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Yorkie’s Black Skin & Elephant-Looking Paws Untreated for Years

August 7, 2011

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Yorkie With Itchy Skin Can’t Get to Sleep at Night

“Gucci’s skin has always been like this.  The other vet gives him steroid pills that help the itch and help him sleep at night.  We’ve tried changing his food, special baths, vitamins.  Nothing helps,” said Gucci the 6-year-old Yorkshire Terrier’s mom.

Doc Truli has heard this same opening statement literally hundreds of times over the past many years.  A dog like Gucci needs a veterinarian who will provide a step-by-step thorough logical approach to his problem.  With the guidance of an invested, caring doctor, you can sort through the weeds of the problem and come out with a healthy situation in the end.

Skin Problems are so Common, You’d Think We’d Be Good at This By Now

50% of a veterinarian’s appointments are for skin problems.  Usually the dog has not had a bath in months.  Or years.  And the family cannot get a handle on why skin infections recur.  That one is easy to fix.

50% of a veterinarian’s appointments are for skin problems.

Much more often, the family researches on the “interwebs,” (as you are now, unless you are a regular VirtuaVet reader for enlightenment and debate purposes) and tries everything logical before they go to the veterinarian.  Most people get all mixed up, try things in an ineffective order, or think they are trying the right approach when actually they are not.  And then, sometimes, they actually have a complicated problem that will require several follow-up veterinary visits and professional plan adjustment.

The Trouble With Gucci

The whole body view of bald, itchy, dry thick grey skin and a muzzle: chronic dermatitis makes you moody.

Gucci in all his splendor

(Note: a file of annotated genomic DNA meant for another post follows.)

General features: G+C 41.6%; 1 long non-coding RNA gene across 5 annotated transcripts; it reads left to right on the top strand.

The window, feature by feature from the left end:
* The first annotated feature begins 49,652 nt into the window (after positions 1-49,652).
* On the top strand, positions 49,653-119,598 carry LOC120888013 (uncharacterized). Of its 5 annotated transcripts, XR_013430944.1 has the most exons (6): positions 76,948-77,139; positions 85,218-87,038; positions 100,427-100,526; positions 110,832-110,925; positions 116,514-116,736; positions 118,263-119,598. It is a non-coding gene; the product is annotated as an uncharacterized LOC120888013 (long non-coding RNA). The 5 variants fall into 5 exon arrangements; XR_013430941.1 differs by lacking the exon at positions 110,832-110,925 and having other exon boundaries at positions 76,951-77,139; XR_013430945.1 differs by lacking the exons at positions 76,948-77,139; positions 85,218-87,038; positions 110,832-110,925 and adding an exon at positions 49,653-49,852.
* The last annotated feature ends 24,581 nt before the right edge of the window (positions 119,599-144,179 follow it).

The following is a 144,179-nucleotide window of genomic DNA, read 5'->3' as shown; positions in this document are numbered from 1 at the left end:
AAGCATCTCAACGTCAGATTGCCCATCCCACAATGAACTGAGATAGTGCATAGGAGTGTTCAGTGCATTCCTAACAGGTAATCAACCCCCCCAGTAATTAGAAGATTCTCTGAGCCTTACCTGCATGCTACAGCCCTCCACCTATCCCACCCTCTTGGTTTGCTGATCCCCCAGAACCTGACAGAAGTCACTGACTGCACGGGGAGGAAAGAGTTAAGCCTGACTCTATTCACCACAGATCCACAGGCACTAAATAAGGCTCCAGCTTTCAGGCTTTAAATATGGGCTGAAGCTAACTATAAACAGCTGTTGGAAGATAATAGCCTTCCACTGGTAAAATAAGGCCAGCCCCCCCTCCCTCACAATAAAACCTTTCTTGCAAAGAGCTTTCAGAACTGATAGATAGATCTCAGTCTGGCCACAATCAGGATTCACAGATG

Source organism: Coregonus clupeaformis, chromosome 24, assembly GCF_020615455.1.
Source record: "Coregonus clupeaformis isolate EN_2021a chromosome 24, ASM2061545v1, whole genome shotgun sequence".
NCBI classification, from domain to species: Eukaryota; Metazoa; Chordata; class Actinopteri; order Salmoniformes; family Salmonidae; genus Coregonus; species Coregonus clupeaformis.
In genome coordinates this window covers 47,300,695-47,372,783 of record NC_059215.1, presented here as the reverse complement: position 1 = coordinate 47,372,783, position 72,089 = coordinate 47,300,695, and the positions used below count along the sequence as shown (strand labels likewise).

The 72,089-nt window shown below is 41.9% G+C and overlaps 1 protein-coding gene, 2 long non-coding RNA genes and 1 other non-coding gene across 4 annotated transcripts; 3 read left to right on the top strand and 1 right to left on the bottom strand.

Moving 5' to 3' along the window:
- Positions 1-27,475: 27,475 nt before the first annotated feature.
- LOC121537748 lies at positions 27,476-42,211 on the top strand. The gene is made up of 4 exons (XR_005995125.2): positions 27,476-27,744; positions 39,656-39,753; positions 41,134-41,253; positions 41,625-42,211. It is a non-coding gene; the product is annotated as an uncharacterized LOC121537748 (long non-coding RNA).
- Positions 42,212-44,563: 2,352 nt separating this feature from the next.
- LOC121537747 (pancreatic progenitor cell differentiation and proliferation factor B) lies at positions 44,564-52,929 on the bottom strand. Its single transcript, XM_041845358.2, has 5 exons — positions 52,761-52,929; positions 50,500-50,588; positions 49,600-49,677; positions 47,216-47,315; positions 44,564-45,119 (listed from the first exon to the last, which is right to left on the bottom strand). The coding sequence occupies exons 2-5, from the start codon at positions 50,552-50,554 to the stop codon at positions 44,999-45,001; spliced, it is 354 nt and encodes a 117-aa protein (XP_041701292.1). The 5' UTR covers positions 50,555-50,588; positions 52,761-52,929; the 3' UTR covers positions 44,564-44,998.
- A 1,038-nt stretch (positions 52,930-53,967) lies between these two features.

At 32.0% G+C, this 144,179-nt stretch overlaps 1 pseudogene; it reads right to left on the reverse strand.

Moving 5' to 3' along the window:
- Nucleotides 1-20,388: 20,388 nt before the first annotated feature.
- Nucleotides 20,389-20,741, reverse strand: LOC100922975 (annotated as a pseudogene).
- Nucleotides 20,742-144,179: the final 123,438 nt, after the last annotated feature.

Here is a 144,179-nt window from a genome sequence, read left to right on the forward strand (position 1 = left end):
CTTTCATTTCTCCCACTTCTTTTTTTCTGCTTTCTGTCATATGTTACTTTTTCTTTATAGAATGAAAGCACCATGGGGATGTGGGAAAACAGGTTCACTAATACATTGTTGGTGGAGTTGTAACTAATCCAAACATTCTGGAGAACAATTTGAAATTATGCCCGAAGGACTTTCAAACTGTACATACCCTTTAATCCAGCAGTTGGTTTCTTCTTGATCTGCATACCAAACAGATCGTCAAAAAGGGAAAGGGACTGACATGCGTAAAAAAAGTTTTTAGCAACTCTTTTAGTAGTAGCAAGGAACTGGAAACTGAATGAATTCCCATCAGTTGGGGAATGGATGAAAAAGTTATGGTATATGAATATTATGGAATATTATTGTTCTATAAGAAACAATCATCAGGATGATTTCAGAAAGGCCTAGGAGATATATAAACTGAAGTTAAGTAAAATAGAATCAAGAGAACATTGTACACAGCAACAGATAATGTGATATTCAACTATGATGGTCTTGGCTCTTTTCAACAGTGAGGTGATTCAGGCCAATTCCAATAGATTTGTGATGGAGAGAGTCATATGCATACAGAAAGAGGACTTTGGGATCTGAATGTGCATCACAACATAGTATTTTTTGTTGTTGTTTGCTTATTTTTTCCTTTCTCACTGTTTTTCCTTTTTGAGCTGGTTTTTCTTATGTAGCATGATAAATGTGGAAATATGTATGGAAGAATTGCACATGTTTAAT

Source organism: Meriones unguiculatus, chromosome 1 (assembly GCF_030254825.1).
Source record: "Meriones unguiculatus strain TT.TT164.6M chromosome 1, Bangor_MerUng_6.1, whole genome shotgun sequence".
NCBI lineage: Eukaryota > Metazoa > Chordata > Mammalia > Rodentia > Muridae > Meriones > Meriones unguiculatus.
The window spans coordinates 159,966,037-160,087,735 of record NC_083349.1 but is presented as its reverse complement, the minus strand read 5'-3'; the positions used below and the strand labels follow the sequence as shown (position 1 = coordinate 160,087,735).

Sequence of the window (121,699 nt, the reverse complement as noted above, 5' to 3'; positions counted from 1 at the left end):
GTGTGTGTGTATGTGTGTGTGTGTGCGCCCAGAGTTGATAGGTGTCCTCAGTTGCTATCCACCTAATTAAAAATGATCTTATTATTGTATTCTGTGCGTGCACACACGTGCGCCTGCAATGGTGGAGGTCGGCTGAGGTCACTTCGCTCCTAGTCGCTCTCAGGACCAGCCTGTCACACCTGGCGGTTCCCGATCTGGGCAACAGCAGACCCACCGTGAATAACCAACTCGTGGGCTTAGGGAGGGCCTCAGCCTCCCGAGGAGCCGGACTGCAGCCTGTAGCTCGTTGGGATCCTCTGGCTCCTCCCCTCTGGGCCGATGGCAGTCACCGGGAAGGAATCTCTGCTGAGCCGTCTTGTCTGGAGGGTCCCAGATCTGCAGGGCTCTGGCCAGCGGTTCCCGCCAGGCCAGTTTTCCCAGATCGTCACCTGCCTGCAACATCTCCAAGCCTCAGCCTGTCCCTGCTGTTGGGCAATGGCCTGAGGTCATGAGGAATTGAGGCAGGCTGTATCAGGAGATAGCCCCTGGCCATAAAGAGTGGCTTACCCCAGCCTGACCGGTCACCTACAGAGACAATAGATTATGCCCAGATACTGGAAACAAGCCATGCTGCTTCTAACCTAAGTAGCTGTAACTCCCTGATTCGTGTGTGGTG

First, let’s investigate what’s wrong with Gucci, the Yorkie.

The vet starts with the physical description of the problem.  In this case, Gucci looks like many Yorkies who have the same problem.

Skin Description

  • Hyperpigmentation (Black dis-colored skin)
  • Hyperkeratosis (thickened skin)
  • Scaling and flaking
  • Erythema (redness to the skin, like an unhealthy blush from inside the skin)
  • Pruritis (itching)
  • Chronic (been present more than 1-2 weeks)

    Ths Yorkie's front legs exhibit "elephantitis," a skin condition with bald skin, grey thick crusty, flakey texture and hard folds of skin like on an elephant's legs.

    Elephantitis on a Yorkie's front legs

Diagnostic Skin Tests

Most veterinarians know what’s wrong with Gucci just based on the pictures.  However, the skin tests are valuable to find common complicating factors that would otherwise be missed and would make healing impossible or difficult.

  • Skin scrape cytology: this is a test where the technician takes mineral oil and squeezes an affected area of skin and scraps a blade on the skin at a 35 degree angle until the capillaries burst and some bleeding occurs.  Why do we torture dogs this way?  To diagnose concommitant demodex mite infection.  If demodex is present, then the skin will heal and then get bad again right away.
  • Skin culture and sensitivity: growing a small sample of excrete from the skin on a Petrie dish to identify bacteria and what antibiotics kill it.  This test is especially useful for a pet whose owner has been to a hospital, works in a hospital or corrections facility, or who has been diagnosed with MRSA infection.  The dog could harbor the MRSA and give it back to the human.  The two of them could end up infected forever this way.
  • Skin Tape Cytology: Surface skin cells are taken by tape or a tacky special microscope slide and stained and examined.  There are lice and surface mites, even ear mites can sometimes walk onto the skin on the body and complicate recover if they are not treated.
“If it looks like yeast, treat it like yeast.”
  • Yeast test:  Hah!  Fooled you!  Even though you probably read the picture captions and you know this is an allergic dog with secondary chronic yeast dermatitis, the yeast cannot always be proven with testing.  A skin tape cytology might pick up yeast from the skin surface and provide “yeast counts.” Many times, the yeast is living in the deeper layers of the skin.  We do not practically biopsy and remove a piece of skin from an everyday patient, so the rule the dermatologist for dogs teach is: “If it looks like yeast, treat it like yeast.”